100 Heroes: Ralph Chubb

The gay man who created a personal mythology as a sexual revolutionary.

100 Heroes: Ralph Chubb

Ralph Chubb was an English poet, printer and artist.

His work was the creation of a highly intricate personal mythology, one that was anti-materialist and sexually revolutionary.

Life and work

Chubb was born in Hertfordshire and grew up in St Albans.

After studying at Cambridge, he became an officer in the First World War in which he served until 1918 when he was invalided out.

After the war, Chubb studied art - working as a painter and then a writer and publisher.

His major painting The Well (1920) has bathers with boys wrestling, and a number of his works featured male nudes - reflecting a lifelong obsession with boys.

He expands upon this theme more explicitly in An Appendix, a pederastic and spiritualist manifesto.

Following the second world war, Chubb ramped up his writing, increasingly focused on his mythology.

Other themes run through all of Chubb's work. He was forever haunted by the memory of a young chorister at St Albans who disappeared from Chubb's life just as he had summoned up the courage to speak to him. Similarly, a brief sexual relationship with another boy when Ralph was 19 seemed to serve as a template for future visions of paradise.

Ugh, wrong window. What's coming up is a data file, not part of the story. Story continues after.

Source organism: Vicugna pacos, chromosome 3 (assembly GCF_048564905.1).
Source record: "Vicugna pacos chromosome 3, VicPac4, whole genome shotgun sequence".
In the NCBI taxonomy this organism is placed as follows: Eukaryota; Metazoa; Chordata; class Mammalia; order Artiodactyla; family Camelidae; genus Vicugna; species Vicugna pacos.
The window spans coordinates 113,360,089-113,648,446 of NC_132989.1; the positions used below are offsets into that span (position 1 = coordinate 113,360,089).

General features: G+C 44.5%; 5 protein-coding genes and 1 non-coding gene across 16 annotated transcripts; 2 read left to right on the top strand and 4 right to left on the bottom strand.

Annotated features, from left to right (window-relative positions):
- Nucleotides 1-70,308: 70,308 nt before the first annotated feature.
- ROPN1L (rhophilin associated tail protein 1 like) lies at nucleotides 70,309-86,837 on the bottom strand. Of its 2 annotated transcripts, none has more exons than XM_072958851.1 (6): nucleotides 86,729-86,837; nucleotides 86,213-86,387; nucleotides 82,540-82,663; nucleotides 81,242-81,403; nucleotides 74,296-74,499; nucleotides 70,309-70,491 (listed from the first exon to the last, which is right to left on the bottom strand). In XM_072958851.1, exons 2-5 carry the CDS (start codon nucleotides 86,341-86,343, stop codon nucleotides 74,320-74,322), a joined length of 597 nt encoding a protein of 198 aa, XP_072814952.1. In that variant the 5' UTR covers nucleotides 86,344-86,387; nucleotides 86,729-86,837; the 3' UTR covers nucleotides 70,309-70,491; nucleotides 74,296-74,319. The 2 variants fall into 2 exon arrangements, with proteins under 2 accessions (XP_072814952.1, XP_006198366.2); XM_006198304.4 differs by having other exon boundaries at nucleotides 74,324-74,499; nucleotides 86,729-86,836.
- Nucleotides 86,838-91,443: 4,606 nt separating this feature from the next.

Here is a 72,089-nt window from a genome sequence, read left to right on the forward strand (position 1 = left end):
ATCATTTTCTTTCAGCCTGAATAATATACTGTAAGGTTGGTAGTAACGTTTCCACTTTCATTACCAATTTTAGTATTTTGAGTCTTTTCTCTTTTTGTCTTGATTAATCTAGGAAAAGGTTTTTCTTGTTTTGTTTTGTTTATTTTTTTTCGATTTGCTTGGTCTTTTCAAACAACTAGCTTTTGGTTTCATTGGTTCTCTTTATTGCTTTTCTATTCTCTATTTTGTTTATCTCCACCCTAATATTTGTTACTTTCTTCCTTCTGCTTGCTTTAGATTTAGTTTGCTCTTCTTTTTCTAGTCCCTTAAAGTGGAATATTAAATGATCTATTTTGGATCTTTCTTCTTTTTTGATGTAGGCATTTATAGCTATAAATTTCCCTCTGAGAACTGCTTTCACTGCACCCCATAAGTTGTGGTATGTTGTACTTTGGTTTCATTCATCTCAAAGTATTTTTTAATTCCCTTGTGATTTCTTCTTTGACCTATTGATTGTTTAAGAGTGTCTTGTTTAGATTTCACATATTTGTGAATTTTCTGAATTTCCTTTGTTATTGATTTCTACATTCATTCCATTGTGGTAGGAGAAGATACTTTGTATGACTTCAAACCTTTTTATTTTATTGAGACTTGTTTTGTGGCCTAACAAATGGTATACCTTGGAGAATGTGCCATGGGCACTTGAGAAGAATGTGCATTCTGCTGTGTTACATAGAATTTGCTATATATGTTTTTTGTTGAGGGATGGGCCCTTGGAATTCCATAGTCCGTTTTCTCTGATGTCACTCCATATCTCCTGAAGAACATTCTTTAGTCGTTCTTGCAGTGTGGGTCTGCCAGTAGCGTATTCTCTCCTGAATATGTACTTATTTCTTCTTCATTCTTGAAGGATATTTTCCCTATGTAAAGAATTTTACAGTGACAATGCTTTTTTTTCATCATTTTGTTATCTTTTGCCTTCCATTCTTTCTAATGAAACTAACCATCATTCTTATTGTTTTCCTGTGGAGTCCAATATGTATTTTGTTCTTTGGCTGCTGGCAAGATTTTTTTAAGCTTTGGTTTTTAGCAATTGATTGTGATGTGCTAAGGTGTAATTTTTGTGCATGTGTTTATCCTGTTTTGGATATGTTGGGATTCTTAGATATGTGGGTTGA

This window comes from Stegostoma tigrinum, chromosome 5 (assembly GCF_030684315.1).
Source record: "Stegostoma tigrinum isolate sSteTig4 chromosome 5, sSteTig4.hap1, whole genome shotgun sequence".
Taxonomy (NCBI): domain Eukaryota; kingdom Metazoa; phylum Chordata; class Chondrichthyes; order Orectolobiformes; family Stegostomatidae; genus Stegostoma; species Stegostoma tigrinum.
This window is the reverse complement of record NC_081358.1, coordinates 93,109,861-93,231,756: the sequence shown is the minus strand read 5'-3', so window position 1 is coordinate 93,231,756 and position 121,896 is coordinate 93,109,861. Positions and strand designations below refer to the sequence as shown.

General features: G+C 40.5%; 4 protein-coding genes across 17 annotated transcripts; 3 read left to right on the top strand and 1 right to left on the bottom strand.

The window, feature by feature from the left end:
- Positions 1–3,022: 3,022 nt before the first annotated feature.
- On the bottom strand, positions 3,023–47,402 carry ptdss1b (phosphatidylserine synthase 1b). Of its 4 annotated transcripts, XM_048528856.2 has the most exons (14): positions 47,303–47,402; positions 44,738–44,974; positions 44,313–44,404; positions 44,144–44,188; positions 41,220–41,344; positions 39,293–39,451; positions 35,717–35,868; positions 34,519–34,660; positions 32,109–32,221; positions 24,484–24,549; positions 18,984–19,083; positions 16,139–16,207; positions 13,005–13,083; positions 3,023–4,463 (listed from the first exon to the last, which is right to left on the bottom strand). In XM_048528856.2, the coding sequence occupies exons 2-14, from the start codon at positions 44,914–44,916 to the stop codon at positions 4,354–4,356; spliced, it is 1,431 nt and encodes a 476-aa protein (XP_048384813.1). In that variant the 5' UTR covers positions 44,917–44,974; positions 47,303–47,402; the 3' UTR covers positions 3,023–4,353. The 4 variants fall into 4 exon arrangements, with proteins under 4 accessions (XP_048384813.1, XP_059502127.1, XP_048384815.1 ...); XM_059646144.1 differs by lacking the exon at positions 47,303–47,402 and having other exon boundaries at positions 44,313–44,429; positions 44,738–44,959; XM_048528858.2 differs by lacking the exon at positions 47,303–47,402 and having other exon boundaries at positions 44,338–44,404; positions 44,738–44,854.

Chubb's books become progressively more self-involved and paranoid. Seeking to articulate his pederastic desires, he created a personal mythology which explained everything in terms only he could understand. Nonetheless, Chubb's work is of fascinating psychological significance; each of the various angels, knights, seers, and boy-gods in his dream world represents an aspect of his introspective and persecuted self.

"The green green hills, the blue blue sky, blue sea, great golden SUN, yellow dandelions, the pink naked beauty of ripe boyhood, deathless free and happy, brimming with health. This I must have. Nothing less than this can ever satisfy me! GIVE ME MY HEAVEN! GIVE ME MY HEAVEN!" (Water-Cherubs)

Failing in health and facing continuing legal and financial difficulties, Chubb abandoned his controversial works in the mid-fifties, and began to collect and reprint his early poems and childhood memories.

In the final years of his life he donated his remaining volumes to the national libraries of Britain. He died peacefully at Fair Oak Cottage in Hampshire and was buried next to his parents at the Kingsclere Woodland Cemetery in Hampshire.